two readonly attributes are available, is_token and is_context. The first is only and always true in Token instances, the other in Context instances:

if node.is_token:
    do_something()

Grouped Tokens

When a dynamic action is used in a rule, and it generates more than one Token from the same regular expression match, these Tokens form a group, each having their index in the group in the group attribute. That attribute is read-only and None for normal Tokens. GroupToken instances are always adjacent and in the same Context, and the last index is negative, to indicate it is the last.

Normally you don’t have to do much with this information, but parce needs to know this, because if you edit a text, parce can’t start reparsing at a token that is not the first of its group, because the whole group was created from one regular expression match.

But just in case, if you want to be sure you have the first member of a Token group:

if token.group:
    # group is not None or 0
    token = token.get_group_start()

Querying the tree structure

Besides the various find methods, there is another powerful way to search for Tokens and Contexts in the tree, the query property of every Token or Context.

The query property of both Token and Context returns a Query object which is a generator initially yielding just that Token or Context:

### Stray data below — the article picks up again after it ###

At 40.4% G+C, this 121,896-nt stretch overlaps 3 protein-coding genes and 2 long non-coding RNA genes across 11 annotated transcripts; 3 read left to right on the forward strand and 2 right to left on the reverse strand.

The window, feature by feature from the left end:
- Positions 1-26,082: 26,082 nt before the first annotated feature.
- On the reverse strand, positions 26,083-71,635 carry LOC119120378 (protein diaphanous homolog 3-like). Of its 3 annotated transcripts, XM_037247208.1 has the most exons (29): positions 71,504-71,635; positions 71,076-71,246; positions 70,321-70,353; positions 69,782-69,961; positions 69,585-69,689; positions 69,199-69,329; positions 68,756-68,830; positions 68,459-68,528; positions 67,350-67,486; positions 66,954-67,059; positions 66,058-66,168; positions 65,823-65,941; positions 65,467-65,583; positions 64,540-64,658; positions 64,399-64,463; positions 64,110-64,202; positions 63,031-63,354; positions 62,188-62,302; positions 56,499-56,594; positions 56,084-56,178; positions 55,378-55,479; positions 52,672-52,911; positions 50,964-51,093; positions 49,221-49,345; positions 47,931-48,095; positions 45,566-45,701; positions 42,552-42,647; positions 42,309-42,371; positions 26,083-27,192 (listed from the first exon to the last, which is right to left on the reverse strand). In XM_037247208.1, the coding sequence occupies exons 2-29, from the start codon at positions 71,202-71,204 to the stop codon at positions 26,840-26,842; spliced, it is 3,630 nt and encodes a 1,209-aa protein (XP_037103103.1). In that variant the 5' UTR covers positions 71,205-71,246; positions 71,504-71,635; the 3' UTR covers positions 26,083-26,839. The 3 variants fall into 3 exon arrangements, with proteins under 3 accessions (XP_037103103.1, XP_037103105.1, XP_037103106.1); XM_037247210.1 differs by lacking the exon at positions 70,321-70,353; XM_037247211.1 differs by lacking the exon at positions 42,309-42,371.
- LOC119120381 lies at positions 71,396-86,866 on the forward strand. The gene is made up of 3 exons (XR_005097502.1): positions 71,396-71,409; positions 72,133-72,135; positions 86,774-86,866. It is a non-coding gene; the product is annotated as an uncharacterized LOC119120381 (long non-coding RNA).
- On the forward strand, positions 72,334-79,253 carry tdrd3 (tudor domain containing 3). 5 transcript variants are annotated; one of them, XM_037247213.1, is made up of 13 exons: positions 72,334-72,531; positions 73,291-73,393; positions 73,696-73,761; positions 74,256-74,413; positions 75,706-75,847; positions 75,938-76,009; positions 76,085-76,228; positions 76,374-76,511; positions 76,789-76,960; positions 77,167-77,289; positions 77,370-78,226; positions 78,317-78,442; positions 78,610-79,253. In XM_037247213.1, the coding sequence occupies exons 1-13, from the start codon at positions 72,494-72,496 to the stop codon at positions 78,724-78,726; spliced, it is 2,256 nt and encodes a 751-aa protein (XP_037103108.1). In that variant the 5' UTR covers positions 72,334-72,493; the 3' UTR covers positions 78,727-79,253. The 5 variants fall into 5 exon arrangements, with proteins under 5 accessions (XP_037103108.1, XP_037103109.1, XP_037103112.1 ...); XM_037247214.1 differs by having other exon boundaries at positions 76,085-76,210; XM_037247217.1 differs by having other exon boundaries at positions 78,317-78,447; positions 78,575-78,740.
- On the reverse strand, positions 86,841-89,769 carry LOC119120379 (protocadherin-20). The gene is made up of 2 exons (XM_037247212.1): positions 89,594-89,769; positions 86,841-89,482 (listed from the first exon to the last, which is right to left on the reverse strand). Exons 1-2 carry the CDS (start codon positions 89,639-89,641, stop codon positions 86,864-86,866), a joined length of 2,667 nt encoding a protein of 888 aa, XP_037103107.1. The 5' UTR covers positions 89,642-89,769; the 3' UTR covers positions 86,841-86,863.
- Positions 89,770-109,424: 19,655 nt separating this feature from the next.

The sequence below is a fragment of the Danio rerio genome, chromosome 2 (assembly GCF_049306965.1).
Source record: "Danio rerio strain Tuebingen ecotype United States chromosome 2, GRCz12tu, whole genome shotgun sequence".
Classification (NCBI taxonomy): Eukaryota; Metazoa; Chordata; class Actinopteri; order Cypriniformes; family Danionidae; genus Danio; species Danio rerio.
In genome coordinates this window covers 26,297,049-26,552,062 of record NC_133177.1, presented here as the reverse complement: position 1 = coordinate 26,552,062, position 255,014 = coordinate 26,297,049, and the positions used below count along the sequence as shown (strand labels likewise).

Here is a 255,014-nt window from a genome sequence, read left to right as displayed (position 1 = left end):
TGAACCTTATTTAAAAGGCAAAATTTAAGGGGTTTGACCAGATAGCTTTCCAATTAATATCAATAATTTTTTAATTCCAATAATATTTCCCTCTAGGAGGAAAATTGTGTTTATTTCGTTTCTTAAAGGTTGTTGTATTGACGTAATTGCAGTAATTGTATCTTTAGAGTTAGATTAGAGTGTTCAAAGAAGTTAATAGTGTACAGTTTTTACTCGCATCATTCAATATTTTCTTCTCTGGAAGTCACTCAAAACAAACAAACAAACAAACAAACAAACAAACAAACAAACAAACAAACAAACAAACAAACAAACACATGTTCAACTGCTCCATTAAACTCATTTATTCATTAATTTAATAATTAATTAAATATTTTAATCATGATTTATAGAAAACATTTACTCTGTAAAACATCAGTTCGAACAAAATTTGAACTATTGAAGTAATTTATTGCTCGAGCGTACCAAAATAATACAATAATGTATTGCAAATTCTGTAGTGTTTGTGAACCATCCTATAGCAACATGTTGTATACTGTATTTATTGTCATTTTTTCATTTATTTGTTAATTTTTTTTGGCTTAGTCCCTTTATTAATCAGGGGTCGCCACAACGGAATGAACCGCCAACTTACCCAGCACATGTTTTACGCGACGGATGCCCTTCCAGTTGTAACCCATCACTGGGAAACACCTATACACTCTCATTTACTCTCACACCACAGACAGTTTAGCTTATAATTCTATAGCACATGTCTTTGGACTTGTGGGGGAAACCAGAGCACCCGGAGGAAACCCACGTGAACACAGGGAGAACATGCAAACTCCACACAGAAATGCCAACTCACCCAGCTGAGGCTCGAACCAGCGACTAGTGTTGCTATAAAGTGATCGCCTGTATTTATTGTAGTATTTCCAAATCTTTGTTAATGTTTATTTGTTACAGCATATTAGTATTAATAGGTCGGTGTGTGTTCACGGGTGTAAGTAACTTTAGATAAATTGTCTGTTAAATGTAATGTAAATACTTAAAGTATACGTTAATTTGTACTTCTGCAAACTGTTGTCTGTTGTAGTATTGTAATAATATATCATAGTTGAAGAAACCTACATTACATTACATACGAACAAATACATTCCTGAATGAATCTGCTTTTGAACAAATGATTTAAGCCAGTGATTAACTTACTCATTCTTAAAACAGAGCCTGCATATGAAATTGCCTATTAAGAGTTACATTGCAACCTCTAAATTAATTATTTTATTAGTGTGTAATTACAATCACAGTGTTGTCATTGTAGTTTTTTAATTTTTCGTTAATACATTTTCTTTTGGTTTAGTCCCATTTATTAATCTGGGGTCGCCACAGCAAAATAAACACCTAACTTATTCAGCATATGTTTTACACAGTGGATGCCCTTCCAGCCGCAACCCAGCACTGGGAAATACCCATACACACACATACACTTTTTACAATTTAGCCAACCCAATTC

>>> for node in tree.query:
...     print(node)
...
<Context Nonsense.root at 1-108 (19 children)>

But the Query object has powerful methods that modify the stream of nodes yielded by the generator. All these methods return a new Query object, so queries can be chained in an XPath-like fashion. For example:

>>> for node in tree.query[:3]:
...     print (node)
...
<Token 'Some' at 1:5 (Text)>
<Token 'text' at 6:10 (Text)>
<Token 'with' at 11:15 (Text)>

The [:3] operator picks the first three nodes of every node yielded by the previous generator. You can use [:] or .children to get all children of every node:

>>> for node in tree.query.children:
...     print(node)
...
<Token 'Some' at 1:5 (Text)>
<Token 'text' at 6:10 (Text)>
<Token 'with' at 11:15 (Text)>
<Token '3' at 16:17 (Literal.Number)>
<Token 'numbers' at 18:25 (Text)>
<Token 'and' at 26:29 (Text)>
<Token '1' at 30:31 (Literal.Number)>
<Token '"' at 32:33 (Literal.String)>
<Context Nonsense.string at 33-67 (2 children)>
<Token ',' at 67:68 (Delimiter)>
<Token 'and' at 69:72 (Text)>
<Token '1' at 73:74 (Literal.Number)>
<Token '%' at 75:76 (Comment)>
<Context Nonsense.comment at 76-89 (1 child)>
<Token 'ends' at 90:94 (Text)>
<Token 'on' at 95:97 (Text)>
<Token 'a' at 98:99 (Text)>
<Token 'newline' at 100:107 (Text)>
<Token '.' at 107:108 (Delimiter)>